Ted Kennedy on Education and Democracy

Ted Kennedy: It was perhaps the first or second day, and my brother had been elected to the Congress. And he asked me whether I wanted a tour of Washington, and I welcomed the opportunity. And he brought me around to the House of Representatives; and brought me to the United States Senate; brought me over to the Supreme Court of the United States; pointed out the White House along with those magnificent monuments – the Lincoln [Memorial], Washington Monument.

But he gave advice to me then which has really stuck with me. I was probably twelve years old at the time, and he said, “Look. You’ll visit the buildings now. You’ll see these buildings.” But he said, “The really importance of this visit is that you take an interest in what happens inside these buildings for the rest of your life.”

And I thought, “Well that’s a nice sort of idea, but you know, when are we going to get hot dogs or something or other, or go to a baseball or a football game?”

But the resonance of that message has stayed with me all of my life, and it was good advice at that time. And it’s advice that I share when young people come from Massachusetts and visit the Capitol. It’s the only way, really, our Democracy is going to work is if people take the interest, take the time, involve themselves in the political life of our country. It’s enormously important.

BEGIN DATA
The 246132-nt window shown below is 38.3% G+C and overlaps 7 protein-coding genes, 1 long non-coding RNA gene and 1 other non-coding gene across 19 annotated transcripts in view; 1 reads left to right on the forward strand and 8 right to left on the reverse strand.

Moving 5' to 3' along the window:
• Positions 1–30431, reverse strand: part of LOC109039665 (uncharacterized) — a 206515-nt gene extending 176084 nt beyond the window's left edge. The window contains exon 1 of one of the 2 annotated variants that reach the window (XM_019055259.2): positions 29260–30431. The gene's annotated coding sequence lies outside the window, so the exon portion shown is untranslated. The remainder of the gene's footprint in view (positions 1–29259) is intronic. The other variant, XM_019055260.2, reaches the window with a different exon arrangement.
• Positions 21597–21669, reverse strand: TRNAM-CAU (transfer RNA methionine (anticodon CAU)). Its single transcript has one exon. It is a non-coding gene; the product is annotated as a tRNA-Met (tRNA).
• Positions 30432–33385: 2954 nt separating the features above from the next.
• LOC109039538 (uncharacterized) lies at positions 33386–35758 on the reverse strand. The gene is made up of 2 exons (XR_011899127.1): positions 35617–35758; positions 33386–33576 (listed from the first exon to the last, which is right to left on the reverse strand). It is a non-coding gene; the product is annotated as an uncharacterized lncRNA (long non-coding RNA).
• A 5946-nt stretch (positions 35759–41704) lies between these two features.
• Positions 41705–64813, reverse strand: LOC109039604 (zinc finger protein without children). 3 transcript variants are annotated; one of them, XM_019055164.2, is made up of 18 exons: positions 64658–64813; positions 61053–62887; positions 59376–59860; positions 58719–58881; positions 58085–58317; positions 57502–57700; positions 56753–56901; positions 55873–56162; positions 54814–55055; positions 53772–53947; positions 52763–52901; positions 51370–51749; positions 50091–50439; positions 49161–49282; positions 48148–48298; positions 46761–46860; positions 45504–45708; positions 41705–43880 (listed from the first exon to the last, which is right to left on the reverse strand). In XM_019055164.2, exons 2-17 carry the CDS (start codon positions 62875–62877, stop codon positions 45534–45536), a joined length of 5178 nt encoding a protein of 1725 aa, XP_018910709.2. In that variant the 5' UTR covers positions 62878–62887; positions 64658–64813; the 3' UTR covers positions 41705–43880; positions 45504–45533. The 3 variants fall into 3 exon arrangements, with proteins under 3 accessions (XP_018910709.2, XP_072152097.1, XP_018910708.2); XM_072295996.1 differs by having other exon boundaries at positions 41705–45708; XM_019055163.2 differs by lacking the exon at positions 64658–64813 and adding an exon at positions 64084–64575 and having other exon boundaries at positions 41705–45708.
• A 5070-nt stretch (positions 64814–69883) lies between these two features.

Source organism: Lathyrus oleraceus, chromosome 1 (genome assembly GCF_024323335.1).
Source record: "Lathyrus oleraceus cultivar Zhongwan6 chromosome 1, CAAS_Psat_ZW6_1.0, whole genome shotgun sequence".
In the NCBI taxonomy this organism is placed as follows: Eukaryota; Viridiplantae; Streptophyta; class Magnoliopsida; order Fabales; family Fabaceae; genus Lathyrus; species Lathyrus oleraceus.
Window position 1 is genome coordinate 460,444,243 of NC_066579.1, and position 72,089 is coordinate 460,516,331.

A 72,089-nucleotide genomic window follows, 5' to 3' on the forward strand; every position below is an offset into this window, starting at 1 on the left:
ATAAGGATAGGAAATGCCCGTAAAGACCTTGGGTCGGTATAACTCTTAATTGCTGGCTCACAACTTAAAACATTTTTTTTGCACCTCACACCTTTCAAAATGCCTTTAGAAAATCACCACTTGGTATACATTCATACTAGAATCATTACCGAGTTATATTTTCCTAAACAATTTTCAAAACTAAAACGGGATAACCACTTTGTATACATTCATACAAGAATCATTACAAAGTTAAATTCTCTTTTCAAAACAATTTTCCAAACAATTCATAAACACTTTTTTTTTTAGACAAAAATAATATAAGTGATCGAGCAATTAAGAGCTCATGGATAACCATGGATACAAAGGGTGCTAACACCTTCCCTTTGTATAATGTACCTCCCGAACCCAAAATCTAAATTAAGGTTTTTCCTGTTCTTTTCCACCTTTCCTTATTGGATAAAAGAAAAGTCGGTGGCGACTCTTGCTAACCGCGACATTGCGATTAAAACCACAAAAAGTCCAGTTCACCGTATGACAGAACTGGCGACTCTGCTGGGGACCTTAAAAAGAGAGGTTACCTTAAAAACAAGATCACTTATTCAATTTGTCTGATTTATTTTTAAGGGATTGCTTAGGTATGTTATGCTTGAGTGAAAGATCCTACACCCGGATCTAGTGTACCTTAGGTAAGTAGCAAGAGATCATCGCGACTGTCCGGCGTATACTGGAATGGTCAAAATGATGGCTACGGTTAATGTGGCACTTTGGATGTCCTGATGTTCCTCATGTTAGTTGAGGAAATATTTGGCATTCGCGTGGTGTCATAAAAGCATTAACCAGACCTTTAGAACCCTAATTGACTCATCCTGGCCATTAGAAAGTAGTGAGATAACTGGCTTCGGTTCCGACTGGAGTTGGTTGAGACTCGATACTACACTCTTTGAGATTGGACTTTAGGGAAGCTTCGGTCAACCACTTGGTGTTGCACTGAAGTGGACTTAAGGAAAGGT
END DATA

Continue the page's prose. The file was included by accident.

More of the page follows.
Recorded on: September 14, 2007

Ted Kennedy on Education and Democracy

LinkedIn meets Tinder in this mindful networking app

Swipe right to make the connections that could change your career.

Getty Images
Sponsored
Swipe right. Match. Meet over coffee or set up a call.

No, we aren't talking about Tinder. Introducing Shapr, a free app that helps people with synergistic professional goals and skill sets easily meet and collaborate.

Keep reading Show less

People who engage in fat-shaming tend to score high in this personality trait

A new study explores how certain personality traits affect individuals' attitudes on obesity in others.

Pixabay
Mind & Brain
  • The study compared personality traits and obesity views among more than 3,000 mothers.
  • The results showed that the personality traits neuroticism and extraversion are linked to more negative views and behaviors related to obesity.
  • People who scored high in conscientiousness are more likely to experience "fat phobia.
Keep reading Show less

The most culturally chauvinist people in Europe? Greeks, new research suggests

Meanwhile, Spaniards are the least likely to say their culture is superior to others.

Image: Pew Research Center
Strange Maps
  • Survey by Pew Research Center shows great variation in chauvinism across Europe.
  • Eight most chauvinist countries are in the east, and include Russia.
  • British much more likely than French (and slightly more likely than Germans) to say their culture is "superior" to others.
Keep reading Show less

Reigning in brutality - how one man's outrage led to the Red Cross and the Geneva Conventions

The history of the Geneva Conventions tells us how the international community draws the line on brutality.

Napoleon III at the Battle of Solferino. Painting by Adolphe Yvon. 1861.
Politics & Current Affairs
  • Henry Dunant's work led to the Red Cross and conventions on treating prisoners humanely.
  • Four Geneva Conventions defined the rules for prisoners of war, torture, naval and medical personnel and more.
  • Amendments to the agreements reflect the modern world but have not been ratified by all countries.
Keep reading Show less